Tuesday , October 24 2017

Opinion: Lessons learned from St. Maarten elections campaign

In March 2015 there will be elections for for our local government. For those interested, there may be some lessons learned from the recent elections on St. Maarten.
The Daily herald published today the following “Letter-to the Editor” from student.
To whom it may concern:

Dear Editor,

I’m a third year marketing in Rotterdam, the Netherlands. For new, innovative, practical approaches we are taught to observe our surroundings. Being from St. Maarten (by way of Suriname) I keep my eye on advertising campaigns and such at home. In many cases St. Maarten is still using old methods, but I know a few friends who have returned to the island, trying to do new things in our field. This brings me to what I observed during the last election campaign.

I was truly impressed with the innovation, organisation, speed and ability to pivot on the fly of the UP party. They employed new approaches to reach people. Most notably they made social media into their playground and reacting to anti-UP attacks into an art form. As a student it was amazing to see, so good that I’m using it as part of my thesis.

The PR campaign of the UP was so good the other parties built their campaign to mimic. This was most noticeable via social media with the UP Facebook page was followed by others at every turn. When you can get members of another political party monitoring and commenting on your page while neglecting their own, you know you have something special. I heard political opponents refer to the UP Facebook page over and over. The UP used Facebook as a weapon to point out other party flaws because it knew it had the most popular political outlet online; that’s called taking advantage of your strengths.

The content was well planned; the distribution of the content well timed; the use of visuals was off the chart. Responding to attacks was short and to the point. The writing was professional and had flair and fire. It was the perfect storm.

As a student in the field I expect that the UP’s plan will be studied and copied, but that was the other genius aspect of the PR campaign. When others copied what they were doing the UP adjusted on the fly and came up with something new, just like that. Judging from what I could tell from across the Atlantic they applied the same organisational principles in public at their meetings, banner placement and so on.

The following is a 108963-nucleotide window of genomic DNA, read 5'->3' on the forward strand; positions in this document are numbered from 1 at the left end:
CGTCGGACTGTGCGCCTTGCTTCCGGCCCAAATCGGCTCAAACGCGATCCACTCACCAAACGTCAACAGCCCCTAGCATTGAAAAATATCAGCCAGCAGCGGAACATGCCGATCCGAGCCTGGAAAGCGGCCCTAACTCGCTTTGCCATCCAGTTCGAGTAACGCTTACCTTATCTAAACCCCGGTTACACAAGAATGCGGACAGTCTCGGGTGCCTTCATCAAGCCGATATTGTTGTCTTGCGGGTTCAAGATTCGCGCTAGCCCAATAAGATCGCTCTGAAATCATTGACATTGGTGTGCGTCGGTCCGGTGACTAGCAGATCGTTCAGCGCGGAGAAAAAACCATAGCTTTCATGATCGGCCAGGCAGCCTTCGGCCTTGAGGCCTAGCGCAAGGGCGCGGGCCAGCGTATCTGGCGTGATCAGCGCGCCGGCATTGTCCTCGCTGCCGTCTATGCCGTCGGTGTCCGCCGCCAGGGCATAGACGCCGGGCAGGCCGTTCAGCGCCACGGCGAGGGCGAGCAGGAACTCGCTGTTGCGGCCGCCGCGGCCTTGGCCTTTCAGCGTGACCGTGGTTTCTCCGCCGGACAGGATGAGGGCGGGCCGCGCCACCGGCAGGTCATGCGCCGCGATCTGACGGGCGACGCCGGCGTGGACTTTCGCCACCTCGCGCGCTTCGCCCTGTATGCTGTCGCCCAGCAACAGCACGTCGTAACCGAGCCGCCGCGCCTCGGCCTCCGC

After the elections it continued and what is “it” you may ask? The most important thing in a marketing campaign: staying on message. The Facebook page is still active whereas others have fallen dormant. They are still keeping their followers updated and involved. I don’t know who the marketing and PR people of the UP are or even if they employ a company, but one thing became very obvious: the team must have been young and if so, the party was smart to take on smart, creative people. I’ve been taught that campaigns (all kinds) should opt for newcomers that can bring fresh thinking.

In brief, if I was handed the assignment to elaborate on how the UP set itself apart, my summary would be as follows:
1. They employed compelling digital marketing
2. They spread likability and popularity of the party
3. They differentiated themselves from the competitors
4. They worked across different sectors
5. They had active print marketing
6. They made favourable, popular announcements
7. They made public appearances into mega events
8. They let people be the voice of the party
9. They maintained transparency and communication
10. They had a non-convoluted, catchy slogan

While you can pay to market politics online, it is arguably better to engage your network of supporters and let them spread the message for you. Their reach and trust value far outweigh anything you could broadcast or pay for. Once you have their attention, little calls to action can go a long way.

The UP recognised this and seized upon it with dubbing a day “Green Friday,” green watches, capitalising on the word “UP” etc. When people become your mouth-pieces mission accomplished.

As businesses have known for some time, the social web can be a cost-effective medium for targeted advertising. Whereas expensive television and print ads might blanket a wide swath of voters with uncertain viewership and impact, social media engagement costs pennies on the dollar and can deliver highly targeted and measurable results if executed properly. Just as social media has opened a dialogue between businesses and consumers, its value is apparent to those in political office, whose work and very professional survival hinges on the needs and perceptions of their constituents.

The UP understood that a campaign is something to be won. It’s a contest. People tend to flood parties with calls of “too much flair,” “talk about the issues.” All fine and
well, but as Ronald Reagan once said: “First you win, then you govern.” You don’t try to govern in a campaign. You try to win.

No political party in my opinion understands this value better than the UP. They have raised the bar in political marketing on St. Maarten and its team deserves credit by the boat loads. Had the PR campaign not been executed so brilliantly I believe the campaign would have been somewhat closer. Perfectly done.

Kenneth “Ken” Sitalsin

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